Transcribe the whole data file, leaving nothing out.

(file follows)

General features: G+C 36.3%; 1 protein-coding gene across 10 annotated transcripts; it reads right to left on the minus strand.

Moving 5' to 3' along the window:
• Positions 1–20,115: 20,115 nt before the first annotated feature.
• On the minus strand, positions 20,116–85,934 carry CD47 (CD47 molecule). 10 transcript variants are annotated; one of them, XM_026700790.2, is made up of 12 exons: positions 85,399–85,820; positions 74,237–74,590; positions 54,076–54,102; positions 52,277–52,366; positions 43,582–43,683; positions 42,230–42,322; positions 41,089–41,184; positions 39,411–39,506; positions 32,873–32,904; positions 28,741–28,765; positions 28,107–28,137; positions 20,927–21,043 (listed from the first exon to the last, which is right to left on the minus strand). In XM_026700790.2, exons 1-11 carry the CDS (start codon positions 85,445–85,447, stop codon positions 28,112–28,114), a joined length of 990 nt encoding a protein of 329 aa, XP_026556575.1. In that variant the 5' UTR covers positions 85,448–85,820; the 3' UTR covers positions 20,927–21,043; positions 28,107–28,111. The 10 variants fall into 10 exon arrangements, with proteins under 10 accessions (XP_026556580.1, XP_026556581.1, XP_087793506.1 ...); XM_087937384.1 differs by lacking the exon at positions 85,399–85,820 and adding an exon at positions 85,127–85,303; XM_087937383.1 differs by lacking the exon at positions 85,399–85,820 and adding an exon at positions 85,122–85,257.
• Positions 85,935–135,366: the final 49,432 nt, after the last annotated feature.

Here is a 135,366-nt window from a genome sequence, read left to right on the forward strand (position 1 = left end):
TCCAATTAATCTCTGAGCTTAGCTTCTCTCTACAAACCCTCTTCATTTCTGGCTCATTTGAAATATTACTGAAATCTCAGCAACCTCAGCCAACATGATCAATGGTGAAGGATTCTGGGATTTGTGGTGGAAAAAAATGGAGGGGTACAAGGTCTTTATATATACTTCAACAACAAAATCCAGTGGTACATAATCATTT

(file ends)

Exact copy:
General features: G+C 36.3%; 1 protein-coding gene across 10 annotated transcripts; it reads right to left on the minus strand.

Moving 5' to 3' along the window:
• Positions 1–20,115: 20,115 nt before the first annotated feature.
• On the minus strand, positions 20,116–85,934 carry CD47 (CD47 molecule). 10 transcript variants are annotated; one of them, XM_026700790.2, is made up of 12 exons: positions 85,399–85,820; positions 74,237–74,590; positions 54,076–54,102; positions 52,277–52,366; positions 43,582–43,683; positions 42,230–42,322; positions 41,089–41,184; positions 39,411–39,506; positions 32,873–32,904; positions 28,741–28,765; positions 28,107–28,137; positions 20,927–21,043 (listed from the first exon to the last, which is right to left on the minus strand). In XM_026700790.2, exons 1-11 carry the CDS (start codon positions 85,445–85,447, stop codon positions 28,112–28,114), a joined length of 990 nt encoding a protein of 329 aa, XP_026556575.1. In that variant the 5' UTR covers positions 85,448–85,820; the 3' UTR covers positions 20,927–21,043; positions 28,107–28,111. The 10 variants fall into 10 exon arrangements, with proteins under 10 accessions (XP_026556580.1, XP_026556581.1, XP_087793506.1 ...); XM_087937384.1 differs by lacking the exon at positions 85,399–85,820 and adding an exon at positions 85,127–85,303; XM_087937383.1 differs by lacking the exon at positions 85,399–85,820 and adding an exon at positions 85,122–85,257.
• Positions 85,935–135,366: the final 49,432 nt, after the last annotated feature.

Here is a 135,366-nt window from a genome sequence, read left to right on the forward strand (position 1 = left end):
TCCAATTAATCTCTGAGCTTAGCTTCTCTCTACAAACCCTCTTCATTTCTGGCTCATTTGAAATATTACTGAAATCTCAGCAACCTCAGCCAACATGATCAATGGTGAAGGATTCTGGGATTTGTGGTGGAAAAAAATGGAGGGGTACAAGGTCTTTATATATACTTCAACAACAAAATCCAGTGGTACATAATCATTT